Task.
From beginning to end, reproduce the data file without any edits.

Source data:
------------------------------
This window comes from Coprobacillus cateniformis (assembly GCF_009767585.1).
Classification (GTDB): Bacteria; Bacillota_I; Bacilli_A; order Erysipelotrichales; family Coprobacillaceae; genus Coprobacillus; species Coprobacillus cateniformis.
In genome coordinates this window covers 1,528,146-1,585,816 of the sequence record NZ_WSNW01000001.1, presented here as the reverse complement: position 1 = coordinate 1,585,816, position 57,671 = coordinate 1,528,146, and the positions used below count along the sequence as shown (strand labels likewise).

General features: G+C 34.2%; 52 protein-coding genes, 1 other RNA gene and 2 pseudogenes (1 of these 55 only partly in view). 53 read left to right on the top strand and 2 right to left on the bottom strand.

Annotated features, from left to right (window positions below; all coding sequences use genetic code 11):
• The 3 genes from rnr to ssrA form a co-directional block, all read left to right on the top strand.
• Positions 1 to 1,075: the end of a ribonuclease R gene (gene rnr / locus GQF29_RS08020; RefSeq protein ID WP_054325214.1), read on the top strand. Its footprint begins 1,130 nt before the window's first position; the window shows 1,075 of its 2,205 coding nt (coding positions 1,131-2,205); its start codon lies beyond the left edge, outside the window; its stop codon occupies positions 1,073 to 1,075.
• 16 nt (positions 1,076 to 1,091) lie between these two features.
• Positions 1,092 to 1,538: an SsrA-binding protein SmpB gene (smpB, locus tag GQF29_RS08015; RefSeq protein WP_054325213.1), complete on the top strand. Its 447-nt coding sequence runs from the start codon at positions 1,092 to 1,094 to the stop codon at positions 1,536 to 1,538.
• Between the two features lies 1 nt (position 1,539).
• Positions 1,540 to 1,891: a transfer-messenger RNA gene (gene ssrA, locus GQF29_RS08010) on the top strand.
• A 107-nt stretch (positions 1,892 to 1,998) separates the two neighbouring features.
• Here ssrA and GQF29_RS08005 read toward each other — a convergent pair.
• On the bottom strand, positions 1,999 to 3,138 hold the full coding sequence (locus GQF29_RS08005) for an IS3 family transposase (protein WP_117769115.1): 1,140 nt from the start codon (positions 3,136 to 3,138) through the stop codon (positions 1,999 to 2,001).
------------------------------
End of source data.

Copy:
This window comes from Coprobacillus cateniformis (assembly GCF_009767585.1).
Classification (GTDB): Bacteria; Bacillota_I; Bacilli_A; order Erysipelotrichales; family Coprobacillaceae; genus Coprobacillus; species Coprobacillus cateniformis.
In genome coordinates this window covers 1,528,146-1,585,816 of the sequence record NZ_WSNW01000001.1, presented here as the reverse complement: position 1 = coordinate 1,585,816, position 57,671 = coordinate 1,528,146, and the positions used below count along the sequence as shown (strand labels likewise).

General features: G+C 34.2%; 52 protein-coding genes, 1 other RNA gene and 2 pseudogenes (1 of these 55 only partly in view). 53 read left to right on the top strand and 2 right to left on the bottom strand.

Annotated features, from left to right (window positions below; all coding sequences use genetic code 11):
• The 3 genes from rnr to ssrA form a co-directional block, all read left to right on the top strand.
• Positions 1 to 1,075: the end of a ribonuclease R gene (gene rnr / locus GQF29_RS08020; RefSeq protein ID WP_054325214.1), read on the top strand. Its footprint begins 1,130 nt before the window's first position; the window shows 1,075 of its 2,205 coding nt (coding positions 1,131-2,205); its start codon lies beyond the left edge, outside the window; its stop codon occupies positions 1,073 to 1,075.
• 16 nt (positions 1,076 to 1,091) lie between these two features.
• Positions 1,092 to 1,538: an SsrA-binding protein SmpB gene (smpB, locus tag GQF29_RS08015; RefSeq protein WP_054325213.1), complete on the top strand. Its 447-nt coding sequence runs from the start codon at positions 1,092 to 1,094 to the stop codon at positions 1,536 to 1,538.
• Between the two features lies 1 nt (position 1,539).
• Positions 1,540 to 1,891: a transfer-messenger RNA gene (gene ssrA, locus GQF29_RS08010) on the top strand.
• A 107-nt stretch (positions 1,892 to 1,998) separates the two neighbouring features.
• Here ssrA and GQF29_RS08005 read toward each other — a convergent pair.
• On the bottom strand, positions 1,999 to 3,138 hold the full coding sequence (locus GQF29_RS08005) for an IS3 family transposase (protein WP_117769115.1): 1,140 nt from the start codon (positions 3,136 to 3,138) through the stop codon (positions 1,999 to 2,001).